The German arm of the International Pirate Party saw a momentous victory in this week's Berlin state elections, as the internet activist group won 15 seats in regional parliament.
The group -- which was founded to promote privacy, free speech, data protection and file sharing online -- won 8.9 percent of the vote, beating out chancellor Angela Merkel's coalition partner the Free Democrats who captured just two percent.
Now the German Pirate Party will have government funding and a say in parliamentary matters as 15 of the 130 seats in Berlin's parliament are to be filled by Pirates.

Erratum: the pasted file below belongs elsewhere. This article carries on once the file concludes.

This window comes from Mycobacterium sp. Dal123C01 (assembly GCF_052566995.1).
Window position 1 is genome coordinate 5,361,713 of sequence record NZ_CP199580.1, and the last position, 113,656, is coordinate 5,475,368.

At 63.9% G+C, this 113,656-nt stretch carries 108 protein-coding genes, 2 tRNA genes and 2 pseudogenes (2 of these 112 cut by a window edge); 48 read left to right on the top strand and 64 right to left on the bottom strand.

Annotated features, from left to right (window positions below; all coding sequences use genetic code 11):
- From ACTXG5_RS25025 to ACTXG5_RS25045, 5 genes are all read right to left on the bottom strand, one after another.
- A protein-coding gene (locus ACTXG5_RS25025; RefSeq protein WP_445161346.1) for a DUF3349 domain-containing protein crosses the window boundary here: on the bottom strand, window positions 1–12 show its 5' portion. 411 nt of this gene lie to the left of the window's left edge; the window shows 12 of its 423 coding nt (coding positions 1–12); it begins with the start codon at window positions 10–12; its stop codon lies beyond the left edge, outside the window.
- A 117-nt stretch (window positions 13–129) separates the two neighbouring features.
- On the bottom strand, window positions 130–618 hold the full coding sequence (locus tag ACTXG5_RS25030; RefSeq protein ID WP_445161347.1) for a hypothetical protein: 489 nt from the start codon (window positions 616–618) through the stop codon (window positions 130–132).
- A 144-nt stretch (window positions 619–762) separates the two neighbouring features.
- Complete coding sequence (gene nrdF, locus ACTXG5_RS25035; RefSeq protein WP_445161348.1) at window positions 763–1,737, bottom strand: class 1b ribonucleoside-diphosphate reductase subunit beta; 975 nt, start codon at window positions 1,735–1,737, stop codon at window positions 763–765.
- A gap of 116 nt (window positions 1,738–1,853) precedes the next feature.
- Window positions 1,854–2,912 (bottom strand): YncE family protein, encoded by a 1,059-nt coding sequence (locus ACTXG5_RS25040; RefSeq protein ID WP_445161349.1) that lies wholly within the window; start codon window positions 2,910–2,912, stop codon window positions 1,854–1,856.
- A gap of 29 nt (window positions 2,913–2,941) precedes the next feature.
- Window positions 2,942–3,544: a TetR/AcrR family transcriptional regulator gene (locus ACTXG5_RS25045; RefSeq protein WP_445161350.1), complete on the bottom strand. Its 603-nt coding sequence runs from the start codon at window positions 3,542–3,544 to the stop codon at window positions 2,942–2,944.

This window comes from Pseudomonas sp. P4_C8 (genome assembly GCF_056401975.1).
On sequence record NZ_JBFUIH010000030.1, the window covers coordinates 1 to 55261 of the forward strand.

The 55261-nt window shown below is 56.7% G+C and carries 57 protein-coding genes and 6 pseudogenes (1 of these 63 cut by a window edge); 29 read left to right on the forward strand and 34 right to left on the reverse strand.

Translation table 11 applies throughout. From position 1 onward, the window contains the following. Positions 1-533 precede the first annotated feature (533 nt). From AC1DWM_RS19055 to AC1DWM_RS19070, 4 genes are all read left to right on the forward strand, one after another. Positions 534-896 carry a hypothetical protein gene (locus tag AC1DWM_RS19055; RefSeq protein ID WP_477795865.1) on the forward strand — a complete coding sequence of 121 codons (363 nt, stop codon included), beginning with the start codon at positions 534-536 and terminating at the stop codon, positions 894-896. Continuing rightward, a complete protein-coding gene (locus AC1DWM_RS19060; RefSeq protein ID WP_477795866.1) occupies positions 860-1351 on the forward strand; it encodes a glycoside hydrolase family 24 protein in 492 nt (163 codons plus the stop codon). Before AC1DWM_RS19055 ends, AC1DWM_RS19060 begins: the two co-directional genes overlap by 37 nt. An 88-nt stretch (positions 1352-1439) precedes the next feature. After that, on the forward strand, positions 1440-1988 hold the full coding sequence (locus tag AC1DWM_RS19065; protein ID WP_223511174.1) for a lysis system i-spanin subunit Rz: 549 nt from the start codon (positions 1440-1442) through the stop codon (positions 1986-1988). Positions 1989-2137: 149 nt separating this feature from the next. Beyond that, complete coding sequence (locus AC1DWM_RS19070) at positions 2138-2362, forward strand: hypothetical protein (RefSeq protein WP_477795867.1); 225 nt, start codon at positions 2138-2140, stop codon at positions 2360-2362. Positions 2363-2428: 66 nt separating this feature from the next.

The party may have begun as a way to promote and fight for file sharing and data protection on the internet, but the party's remit has expanded to include education and citizens' rights, ambitions to revamp patent and copyright rules and even plans for free wireless internet.
It's the biggest win for the upstart party since the European elections in 2009, when the original Swedish version of the party -- founded in 2006 -- won a seat in the European parliament. A year later and the global coalition Pirate Parties International was officially formed in Brussels.
Founder of the Swedish and first Pirate Party Rick Falkvinge left a message for German Pirate Party supporters in a blog post, writing, "we all stand shoulder to shoulder in fighting for the next generation -- one of us succeeding is all of us succeeding."
"Tomorrow, people will look to your success, and the movement will grow yet more. You are the source of inspiration for the next wave of civil liberties activists."